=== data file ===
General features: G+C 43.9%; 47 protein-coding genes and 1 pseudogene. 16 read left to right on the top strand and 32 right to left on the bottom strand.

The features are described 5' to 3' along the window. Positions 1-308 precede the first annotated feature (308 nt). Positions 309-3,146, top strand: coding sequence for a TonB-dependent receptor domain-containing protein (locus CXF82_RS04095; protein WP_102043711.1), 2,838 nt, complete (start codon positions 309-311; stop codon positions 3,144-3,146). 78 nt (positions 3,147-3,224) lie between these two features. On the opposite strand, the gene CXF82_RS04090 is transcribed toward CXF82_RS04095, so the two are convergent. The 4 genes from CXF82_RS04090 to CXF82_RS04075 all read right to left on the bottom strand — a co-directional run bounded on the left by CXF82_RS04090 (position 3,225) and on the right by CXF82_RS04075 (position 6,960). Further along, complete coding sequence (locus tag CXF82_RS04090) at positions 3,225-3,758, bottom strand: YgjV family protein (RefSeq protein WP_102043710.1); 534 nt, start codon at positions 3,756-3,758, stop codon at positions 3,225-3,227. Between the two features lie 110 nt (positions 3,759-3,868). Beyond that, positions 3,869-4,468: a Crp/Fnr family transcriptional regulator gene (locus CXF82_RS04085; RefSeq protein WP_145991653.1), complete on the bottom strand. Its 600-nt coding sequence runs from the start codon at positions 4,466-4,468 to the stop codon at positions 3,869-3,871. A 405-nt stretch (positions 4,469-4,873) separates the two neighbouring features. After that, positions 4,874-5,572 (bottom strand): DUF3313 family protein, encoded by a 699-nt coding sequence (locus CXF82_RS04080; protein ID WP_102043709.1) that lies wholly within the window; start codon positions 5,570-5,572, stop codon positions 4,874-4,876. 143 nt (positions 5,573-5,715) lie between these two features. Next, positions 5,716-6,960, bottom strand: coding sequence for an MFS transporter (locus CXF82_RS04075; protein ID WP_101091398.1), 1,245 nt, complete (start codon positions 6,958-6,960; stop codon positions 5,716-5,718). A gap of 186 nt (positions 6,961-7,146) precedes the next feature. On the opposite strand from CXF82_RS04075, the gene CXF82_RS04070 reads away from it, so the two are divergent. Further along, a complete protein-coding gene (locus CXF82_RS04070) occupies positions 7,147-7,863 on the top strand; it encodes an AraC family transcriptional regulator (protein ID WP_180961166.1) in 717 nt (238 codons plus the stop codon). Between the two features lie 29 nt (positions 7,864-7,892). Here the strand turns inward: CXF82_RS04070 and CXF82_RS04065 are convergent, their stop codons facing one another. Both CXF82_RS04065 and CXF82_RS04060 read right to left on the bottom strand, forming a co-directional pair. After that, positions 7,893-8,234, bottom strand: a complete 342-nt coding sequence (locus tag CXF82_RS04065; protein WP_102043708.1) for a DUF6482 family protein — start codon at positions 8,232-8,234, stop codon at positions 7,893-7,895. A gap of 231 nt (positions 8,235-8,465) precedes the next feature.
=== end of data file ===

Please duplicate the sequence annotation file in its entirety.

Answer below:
General features: G+C 43.9%; 47 protein-coding genes and 1 pseudogene. 16 read left to right on the top strand and 32 right to left on the bottom strand.

The features are described 5' to 3' along the window. Positions 1-308 precede the first annotated feature (308 nt). Positions 309-3,146, top strand: coding sequence for a TonB-dependent receptor domain-containing protein (locus CXF82_RS04095; protein WP_102043711.1), 2,838 nt, complete (start codon positions 309-311; stop codon positions 3,144-3,146). 78 nt (positions 3,147-3,224) lie between these two features. On the opposite strand, the gene CXF82_RS04090 is transcribed toward CXF82_RS04095, so the two are convergent. The 4 genes from CXF82_RS04090 to CXF82_RS04075 all read right to left on the bottom strand — a co-directional run bounded on the left by CXF82_RS04090 (position 3,225) and on the right by CXF82_RS04075 (position 6,960). Further along, complete coding sequence (locus tag CXF82_RS04090) at positions 3,225-3,758, bottom strand: YgjV family protein (RefSeq protein WP_102043710.1); 534 nt, start codon at positions 3,756-3,758, stop codon at positions 3,225-3,227. Between the two features lie 110 nt (positions 3,759-3,868). Beyond that, positions 3,869-4,468: a Crp/Fnr family transcriptional regulator gene (locus CXF82_RS04085; RefSeq protein WP_145991653.1), complete on the bottom strand. Its 600-nt coding sequence runs from the start codon at positions 4,466-4,468 to the stop codon at positions 3,869-3,871. A 405-nt stretch (positions 4,469-4,873) separates the two neighbouring features. After that, positions 4,874-5,572 (bottom strand): DUF3313 family protein, encoded by a 699-nt coding sequence (locus CXF82_RS04080; protein ID WP_102043709.1) that lies wholly within the window; start codon positions 5,570-5,572, stop codon positions 4,874-4,876. 143 nt (positions 5,573-5,715) lie between these two features. Next, positions 5,716-6,960, bottom strand: coding sequence for an MFS transporter (locus CXF82_RS04075; protein ID WP_101091398.1), 1,245 nt, complete (start codon positions 6,958-6,960; stop codon positions 5,716-5,718). A gap of 186 nt (positions 6,961-7,146) precedes the next feature. On the opposite strand from CXF82_RS04075, the gene CXF82_RS04070 reads away from it, so the two are divergent. Further along, a complete protein-coding gene (locus CXF82_RS04070) occupies positions 7,147-7,863 on the top strand; it encodes an AraC family transcriptional regulator (protein ID WP_180961166.1) in 717 nt (238 codons plus the stop codon). Between the two features lie 29 nt (positions 7,864-7,892). Here the strand turns inward: CXF82_RS04070 and CXF82_RS04065 are convergent, their stop codons facing one another. Both CXF82_RS04065 and CXF82_RS04060 read right to left on the bottom strand, forming a co-directional pair. After that, positions 7,893-8,234, bottom strand: a complete 342-nt coding sequence (locus tag CXF82_RS04065; protein WP_102043708.1) for a DUF6482 family protein — start codon at positions 8,232-8,234, stop codon at positions 7,893-7,895. A gap of 231 nt (positions 8,235-8,465) precedes the next feature.